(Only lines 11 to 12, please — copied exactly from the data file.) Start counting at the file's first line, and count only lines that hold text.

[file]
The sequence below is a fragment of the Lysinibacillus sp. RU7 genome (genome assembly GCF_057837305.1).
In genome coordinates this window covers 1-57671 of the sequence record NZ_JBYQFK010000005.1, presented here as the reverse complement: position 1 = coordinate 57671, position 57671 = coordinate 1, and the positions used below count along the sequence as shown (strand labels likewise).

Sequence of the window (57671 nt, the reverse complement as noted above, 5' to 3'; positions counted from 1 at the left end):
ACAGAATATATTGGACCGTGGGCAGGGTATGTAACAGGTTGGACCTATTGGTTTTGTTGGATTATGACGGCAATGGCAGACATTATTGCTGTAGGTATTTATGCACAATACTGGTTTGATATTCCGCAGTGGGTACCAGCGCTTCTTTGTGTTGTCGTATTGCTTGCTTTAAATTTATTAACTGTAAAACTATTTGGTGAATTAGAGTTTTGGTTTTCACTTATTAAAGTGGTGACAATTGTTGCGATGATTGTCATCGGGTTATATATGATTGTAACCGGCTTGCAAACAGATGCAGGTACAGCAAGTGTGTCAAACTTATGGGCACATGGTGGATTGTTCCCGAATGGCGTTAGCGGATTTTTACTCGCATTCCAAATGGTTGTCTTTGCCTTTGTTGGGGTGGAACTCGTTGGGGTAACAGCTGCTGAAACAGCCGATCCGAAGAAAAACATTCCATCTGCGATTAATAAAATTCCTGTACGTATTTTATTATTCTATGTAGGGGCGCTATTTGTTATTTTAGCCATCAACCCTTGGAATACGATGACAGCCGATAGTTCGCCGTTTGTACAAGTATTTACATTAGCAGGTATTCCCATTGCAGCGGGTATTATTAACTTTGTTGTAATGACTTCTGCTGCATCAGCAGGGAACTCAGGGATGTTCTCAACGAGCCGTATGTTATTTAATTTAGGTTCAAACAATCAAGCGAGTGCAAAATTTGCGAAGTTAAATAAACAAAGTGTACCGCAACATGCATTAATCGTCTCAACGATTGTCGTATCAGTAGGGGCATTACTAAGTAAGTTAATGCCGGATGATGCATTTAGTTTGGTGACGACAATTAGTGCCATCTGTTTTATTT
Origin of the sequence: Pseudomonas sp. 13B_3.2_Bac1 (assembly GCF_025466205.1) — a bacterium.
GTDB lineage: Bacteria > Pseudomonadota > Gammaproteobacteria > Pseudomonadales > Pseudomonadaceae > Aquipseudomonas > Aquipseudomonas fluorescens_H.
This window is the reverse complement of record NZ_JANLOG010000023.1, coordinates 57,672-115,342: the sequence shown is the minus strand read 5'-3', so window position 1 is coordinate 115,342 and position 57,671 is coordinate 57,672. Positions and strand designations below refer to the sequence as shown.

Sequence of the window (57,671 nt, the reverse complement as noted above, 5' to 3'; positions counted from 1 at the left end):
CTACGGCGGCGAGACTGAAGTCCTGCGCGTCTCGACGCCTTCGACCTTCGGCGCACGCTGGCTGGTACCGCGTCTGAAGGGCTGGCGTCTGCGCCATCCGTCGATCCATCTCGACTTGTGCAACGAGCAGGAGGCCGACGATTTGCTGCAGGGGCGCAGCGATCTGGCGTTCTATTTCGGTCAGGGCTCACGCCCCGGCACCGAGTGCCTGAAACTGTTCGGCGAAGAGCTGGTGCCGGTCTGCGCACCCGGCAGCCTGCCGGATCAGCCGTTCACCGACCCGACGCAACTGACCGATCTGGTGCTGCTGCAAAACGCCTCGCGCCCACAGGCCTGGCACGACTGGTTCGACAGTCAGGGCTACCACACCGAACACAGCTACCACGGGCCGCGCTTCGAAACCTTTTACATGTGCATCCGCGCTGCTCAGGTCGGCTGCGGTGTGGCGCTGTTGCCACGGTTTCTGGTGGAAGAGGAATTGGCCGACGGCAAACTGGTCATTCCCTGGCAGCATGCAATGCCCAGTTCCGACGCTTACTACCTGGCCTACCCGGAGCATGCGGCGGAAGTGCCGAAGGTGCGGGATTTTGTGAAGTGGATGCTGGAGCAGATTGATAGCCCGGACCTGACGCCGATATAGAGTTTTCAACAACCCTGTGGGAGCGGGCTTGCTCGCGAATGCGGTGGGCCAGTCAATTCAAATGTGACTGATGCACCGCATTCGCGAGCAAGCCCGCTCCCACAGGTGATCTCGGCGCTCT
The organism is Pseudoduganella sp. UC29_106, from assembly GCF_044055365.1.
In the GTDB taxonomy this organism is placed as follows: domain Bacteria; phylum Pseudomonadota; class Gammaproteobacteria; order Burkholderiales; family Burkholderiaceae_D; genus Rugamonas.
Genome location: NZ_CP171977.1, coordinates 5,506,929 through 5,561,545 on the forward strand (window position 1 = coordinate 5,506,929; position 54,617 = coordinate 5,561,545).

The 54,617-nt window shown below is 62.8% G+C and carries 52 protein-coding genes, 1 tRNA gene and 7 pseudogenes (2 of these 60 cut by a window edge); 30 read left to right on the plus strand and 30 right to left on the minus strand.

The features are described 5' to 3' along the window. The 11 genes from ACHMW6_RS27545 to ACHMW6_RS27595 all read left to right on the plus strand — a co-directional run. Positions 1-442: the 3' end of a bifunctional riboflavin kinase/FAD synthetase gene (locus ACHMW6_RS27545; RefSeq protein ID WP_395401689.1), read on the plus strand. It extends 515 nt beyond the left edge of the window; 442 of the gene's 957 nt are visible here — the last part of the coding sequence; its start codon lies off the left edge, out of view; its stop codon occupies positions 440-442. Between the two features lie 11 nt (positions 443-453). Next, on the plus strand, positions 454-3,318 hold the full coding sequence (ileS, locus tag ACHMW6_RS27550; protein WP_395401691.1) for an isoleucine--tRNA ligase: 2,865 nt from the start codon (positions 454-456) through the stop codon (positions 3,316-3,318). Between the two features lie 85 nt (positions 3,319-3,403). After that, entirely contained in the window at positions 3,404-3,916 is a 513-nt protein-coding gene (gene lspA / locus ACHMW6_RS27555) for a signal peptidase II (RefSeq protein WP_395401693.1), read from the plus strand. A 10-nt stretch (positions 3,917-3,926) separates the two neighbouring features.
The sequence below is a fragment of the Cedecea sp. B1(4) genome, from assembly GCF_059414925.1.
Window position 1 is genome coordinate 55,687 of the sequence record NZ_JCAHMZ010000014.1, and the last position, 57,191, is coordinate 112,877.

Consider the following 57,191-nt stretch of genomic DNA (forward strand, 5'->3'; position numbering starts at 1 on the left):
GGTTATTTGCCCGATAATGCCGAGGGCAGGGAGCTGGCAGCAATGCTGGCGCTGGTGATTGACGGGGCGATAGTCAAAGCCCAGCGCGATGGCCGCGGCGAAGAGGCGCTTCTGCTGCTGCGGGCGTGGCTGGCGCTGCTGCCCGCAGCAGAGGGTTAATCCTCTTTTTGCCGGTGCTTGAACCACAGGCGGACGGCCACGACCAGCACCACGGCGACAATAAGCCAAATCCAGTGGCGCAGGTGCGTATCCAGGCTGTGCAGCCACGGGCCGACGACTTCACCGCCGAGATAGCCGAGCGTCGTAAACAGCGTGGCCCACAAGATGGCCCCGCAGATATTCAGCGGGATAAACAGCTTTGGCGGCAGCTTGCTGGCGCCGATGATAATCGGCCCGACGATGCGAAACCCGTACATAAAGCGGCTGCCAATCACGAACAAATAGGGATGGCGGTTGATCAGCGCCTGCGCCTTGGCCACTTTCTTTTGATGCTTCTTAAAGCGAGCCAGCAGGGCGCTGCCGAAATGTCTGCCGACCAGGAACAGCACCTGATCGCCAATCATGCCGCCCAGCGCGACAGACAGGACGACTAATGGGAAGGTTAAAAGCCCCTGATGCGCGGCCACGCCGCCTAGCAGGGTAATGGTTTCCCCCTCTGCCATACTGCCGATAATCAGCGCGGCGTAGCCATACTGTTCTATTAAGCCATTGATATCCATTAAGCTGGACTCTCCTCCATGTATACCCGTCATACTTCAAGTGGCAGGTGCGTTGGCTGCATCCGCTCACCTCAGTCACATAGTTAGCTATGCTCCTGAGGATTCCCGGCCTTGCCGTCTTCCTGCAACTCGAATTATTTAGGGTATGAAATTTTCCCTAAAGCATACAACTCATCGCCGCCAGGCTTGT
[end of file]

In the GTDB taxonomy this organism is placed as follows: domain Bacteria; phylum Pseudomonadota; class Gammaproteobacteria; order Burkholderiales; family Burkholderiaceae_D; genus Rugamonas.
Genome location: NZ_CP171977.1, coordinates 5,506,929 through 5,561,545 on the forward strand (window position 1 = coordinate 5,506,929; position 54,617 = coordinate 5,561,545).